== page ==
How George W. Bush would govern

tshoop@govexec.com

George W. Bush is not a detail-oriented, hands-on manager, said both Democrats and Republicans from Texas, along with journalists from the state, at a forum Thursday. But they agreed he has compiled an impressive record in crafting public policy on a bipartisan basis as Texas governor.

Bush "really works from a big-picture angle," said Albert Hawkins, Texas budget director. "The governor is not totally hands-off, though. He stays engaged, but not at the detail level."

In terms of leadership style, Bush favors a "very flat organization," Hawkins said. "Senior staff get direct access to the governor any time we want or need it. There's just not this single focal point that everything goes through."

The forum, sponsored by the Transition to Governing Project, a joint project of the American Enterprise Institute, the Brookings Institution and the Hoover Institution, was the fourth and last in a series looking at the governing styles and approaches of the leading presidential candidates.

Michigan Gov. John Engler, a Bush supporter, noted that he is the only one of the current candidates with executive experience in government, even though he had only held public office for five years before launching his presidential campaign.

"The years get mentioned and I don't think they're very relevant," Engler said. "I'm not worried that somehow he's not prepared."

The panelists noted that the Texas governor is relatively limited in political powers under the state's constitution. But several said he has made the most of his authority, often through the force of his own personality.

"People who disagree with him on almost every issue say, "I can't help but like the guy,' " said Jay Root, Austin bureau chief of the Fort Worth Star-Telegram.

"I compare him to (former Texas governor) John Connally as far as his ability to make the system work and bring the legislature to his agenda," said Bill Ratliff, a Republican who chairs the Finance Committee of the Texas Senate. "It's a great indication of his leadership skills that he can take a constitutionally weak office and do as much with it as he's done."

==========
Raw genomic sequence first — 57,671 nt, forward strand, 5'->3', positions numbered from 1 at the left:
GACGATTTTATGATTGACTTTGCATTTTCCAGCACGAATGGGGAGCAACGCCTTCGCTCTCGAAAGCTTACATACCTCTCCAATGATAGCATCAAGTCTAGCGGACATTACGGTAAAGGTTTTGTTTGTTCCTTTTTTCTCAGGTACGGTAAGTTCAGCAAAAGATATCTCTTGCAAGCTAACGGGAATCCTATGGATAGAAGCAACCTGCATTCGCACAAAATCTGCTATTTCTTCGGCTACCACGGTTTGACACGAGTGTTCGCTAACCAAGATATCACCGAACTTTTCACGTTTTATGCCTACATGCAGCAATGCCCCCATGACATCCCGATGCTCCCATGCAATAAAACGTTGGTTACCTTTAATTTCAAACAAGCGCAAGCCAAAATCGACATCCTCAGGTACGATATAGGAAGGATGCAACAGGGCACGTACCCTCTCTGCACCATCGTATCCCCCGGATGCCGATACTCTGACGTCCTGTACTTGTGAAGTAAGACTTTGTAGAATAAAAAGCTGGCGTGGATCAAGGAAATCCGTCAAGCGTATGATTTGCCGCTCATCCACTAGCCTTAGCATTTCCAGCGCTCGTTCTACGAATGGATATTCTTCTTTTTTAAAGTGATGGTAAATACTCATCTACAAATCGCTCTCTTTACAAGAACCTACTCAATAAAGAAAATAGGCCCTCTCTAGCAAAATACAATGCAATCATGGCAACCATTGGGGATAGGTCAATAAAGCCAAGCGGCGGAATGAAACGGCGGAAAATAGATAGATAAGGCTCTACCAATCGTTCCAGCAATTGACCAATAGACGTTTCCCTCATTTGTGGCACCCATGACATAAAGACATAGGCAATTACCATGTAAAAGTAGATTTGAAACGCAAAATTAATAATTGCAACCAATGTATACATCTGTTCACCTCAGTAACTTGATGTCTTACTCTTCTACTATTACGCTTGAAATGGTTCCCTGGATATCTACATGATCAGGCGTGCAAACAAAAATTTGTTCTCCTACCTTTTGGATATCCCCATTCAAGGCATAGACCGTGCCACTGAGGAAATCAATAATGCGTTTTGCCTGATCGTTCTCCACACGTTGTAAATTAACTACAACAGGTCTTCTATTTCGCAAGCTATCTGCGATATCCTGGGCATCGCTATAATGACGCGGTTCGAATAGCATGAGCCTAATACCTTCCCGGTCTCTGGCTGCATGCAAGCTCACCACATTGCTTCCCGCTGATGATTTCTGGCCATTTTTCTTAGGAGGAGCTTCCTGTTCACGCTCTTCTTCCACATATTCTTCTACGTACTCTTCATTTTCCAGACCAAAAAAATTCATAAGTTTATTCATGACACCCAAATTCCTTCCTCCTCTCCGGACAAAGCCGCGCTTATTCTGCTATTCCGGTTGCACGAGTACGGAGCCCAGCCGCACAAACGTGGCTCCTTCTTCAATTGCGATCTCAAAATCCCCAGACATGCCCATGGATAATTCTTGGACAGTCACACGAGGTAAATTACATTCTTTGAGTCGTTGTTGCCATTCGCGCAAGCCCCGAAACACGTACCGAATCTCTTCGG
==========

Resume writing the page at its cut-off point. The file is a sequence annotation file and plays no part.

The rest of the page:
"He does come and look for bipartisan support," said Steven Wolens, a Democrat who chairs the State Affairs Committee of the Texas House of Representatives. "He doesn't look for blame, he looks to bring people together." Wolens acknowledged, however, that Texas is a generally conservative state without the sharp partisan differences that tend to characterize politics at the national level.

Stay up-to-date with federal news alerts and analysis — Sign up for GovExec's email newsletters.
FROM OUR SPONSORS
JOIN THE DISCUSSION
Close [ x ] More from GovExec
 
 

Thank you for subscribing to newsletters from GovExec.com.
We think these reports might interest you:

  • Forecasting Cloud's Future

    Conversations with Federal, State, and Local Technology Leaders on Cloud-Driven Digital Transformation

    Download
  • The Big Data Campaign Trail

    With everyone so focused on security following recent breaches at federal, state and local government and education institutions, there has been little emphasis on the need for better operations. This report breaks down some of the biggest operational challenges in IT management and provides insight into how agencies and leaders can successfully solve some of the biggest lingering government IT issues.

    Download
  • Communicating Innovation in Federal Government

    Federal Government spending on ‘obsolete technology’ continues to increase. Supporting the twin pillars of improved digital service delivery for citizens on the one hand, and the increasingly optimized and flexible working practices for federal employees on the other, are neither easy nor inexpensive tasks. This whitepaper explores how federal agencies can leverage the value of existing agency technology assets while offering IT leaders the ability to implement the kind of employee productivity, citizen service improvements and security demanded by federal oversight.

    Download
  • IT Transformation Trends: Flash Storage as a Strategic IT Asset

    MIT Technology Review: Flash Storage As a Strategic IT Asset For the first time in decades, IT leaders now consider all-flash storage as a strategic IT asset. IT has become a new operating model that enables self-service with high performance, density and resiliency. It also offers the self-service agility of the public cloud combined with the security, performance, and cost-effectiveness of a private cloud. Download this MIT Technology Review paper to learn more about how all-flash storage is transforming the data center.

    Download
  • Ongoing Efforts in Veterans Health Care Modernization

    This report discusses the current state of veterans health care

    Download

When you download a report, your information may be shared with the underwriters of that document.